The food at Muelle 3 (Blvd. Teniente Azueta 187, Malecon, Ensenada) isn’t traditional Mexican mariscos or modern BajaMed. But it’s exactly what you want in a dockside restaurant at a working Baja Mexico fishing port.
Somewhere between the perfection of Manzanilla Restaurant’s tiraditos and the rustic charm of roadside ceviches stands Muelle 3 (Pier 3). David Martinez started the eatery with his brother and Benito Molina (of Manzanilla), but bought them out several years ago. Chef Aldonéy García has continued with Molina’s culinary spirit (and some recipes).
As befits a restaurant located steps from fishing docks and the Mercado Negro market, the seafood coming off those boats determines Muelle 3’s daily menu.
It’s never a bad idea to start a Baja meal with oysters. These were from San Quintin, 185 kilometers south. What they lacked in size they made up for in deep, briny flavor. A classic mignonette, augmented by a hit of hot sauce, was the perfect accompaniment.
Molina’s influence was evident in the yellowtail tiradito. It was fantastically fresh fish presented with just enough manipulation—lime juice, soy sauce, a touch of olive oil and finely diced ginger and serrano chiles—to enhance its natural qualities. Perhaps it wasn’t presented with BajaMed beauty but those flavors were simple, pure and eloquent.
A mixed ceviche was at the other end of the traditional/new continuum. Featuring shrimp, octopus and yellowtail with a generous slice of avocado, chunks of tomato, onion and a lime-soy marinade, this was as close as García got to traditional mariscos. Not that there’s anything wrong with that.
Yellowtail appeared again on the menu, also seared with a soy-serrano-ginger sauce, accompanied by fried calamari and a green salad. Spectacular? No. It was the best ingredient available with nothing done to screw it up. That may sound like Muelle 3 lacks ambition. It doesn’t. It is its own ambition.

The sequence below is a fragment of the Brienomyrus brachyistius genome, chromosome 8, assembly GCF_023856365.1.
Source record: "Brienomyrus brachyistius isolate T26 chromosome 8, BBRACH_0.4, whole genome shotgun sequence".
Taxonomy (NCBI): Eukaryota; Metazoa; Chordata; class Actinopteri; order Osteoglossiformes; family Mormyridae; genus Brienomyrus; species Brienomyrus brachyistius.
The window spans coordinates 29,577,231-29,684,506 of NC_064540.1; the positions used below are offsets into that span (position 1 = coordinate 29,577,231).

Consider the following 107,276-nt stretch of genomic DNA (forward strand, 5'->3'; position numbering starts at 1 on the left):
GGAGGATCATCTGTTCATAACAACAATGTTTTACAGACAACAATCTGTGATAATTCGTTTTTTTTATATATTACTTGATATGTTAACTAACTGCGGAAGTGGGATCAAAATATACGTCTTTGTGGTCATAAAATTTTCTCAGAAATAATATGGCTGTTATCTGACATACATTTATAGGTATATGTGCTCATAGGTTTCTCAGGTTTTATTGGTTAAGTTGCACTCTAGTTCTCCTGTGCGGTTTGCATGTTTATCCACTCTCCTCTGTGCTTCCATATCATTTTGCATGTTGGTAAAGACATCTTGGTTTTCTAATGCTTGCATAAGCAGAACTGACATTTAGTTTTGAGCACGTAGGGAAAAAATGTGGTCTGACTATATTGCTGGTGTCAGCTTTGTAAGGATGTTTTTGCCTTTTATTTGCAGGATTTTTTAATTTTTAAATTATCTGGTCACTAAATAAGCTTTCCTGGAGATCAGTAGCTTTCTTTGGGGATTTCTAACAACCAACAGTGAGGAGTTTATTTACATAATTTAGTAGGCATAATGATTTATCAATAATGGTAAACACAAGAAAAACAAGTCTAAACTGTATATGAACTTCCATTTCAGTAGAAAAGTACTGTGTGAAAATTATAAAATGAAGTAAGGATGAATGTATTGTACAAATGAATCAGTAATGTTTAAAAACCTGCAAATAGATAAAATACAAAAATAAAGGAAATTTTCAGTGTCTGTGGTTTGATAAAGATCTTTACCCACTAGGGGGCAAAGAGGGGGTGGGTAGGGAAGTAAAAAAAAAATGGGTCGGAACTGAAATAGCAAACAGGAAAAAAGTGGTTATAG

Mussels steamed with clams and served with perfect French fries is one of the best dishes at Muelle 3. García simmers the bivalves (mussels harvested from Punta Banda at the south of Ensenada’s bay) with tomatillos and fresh green chiles for a tangy, savory, slightly briny flavor profile. It’s moules et frites transported from Belgium to Baja.
The climax of Muelle 3’s tasting menu was a trio featuring a clam chowder, a cheese empanada and a smoked marlin pescadillo. The clam chowder was ordinary, at best, over-creamed and under-clammed. García’s “empanada” was a light affair of phyllo dough rather than the more traditional pastry. The highlight was the pescadillo, a cross between a quesadilla and a taco stuffed with savory smoked marlin. It’s an Ensenada specialty that is illegal on the Alta side of the border.
Muelle 3’s presentation might not scream “fine dining.” García may not be the next Baja super chef or the picture of traditional Mexican cuisine. The path he and Martinez have charted is a different one—a middle one. It’s everything you want and need in Baja seafood and nothing you don’t.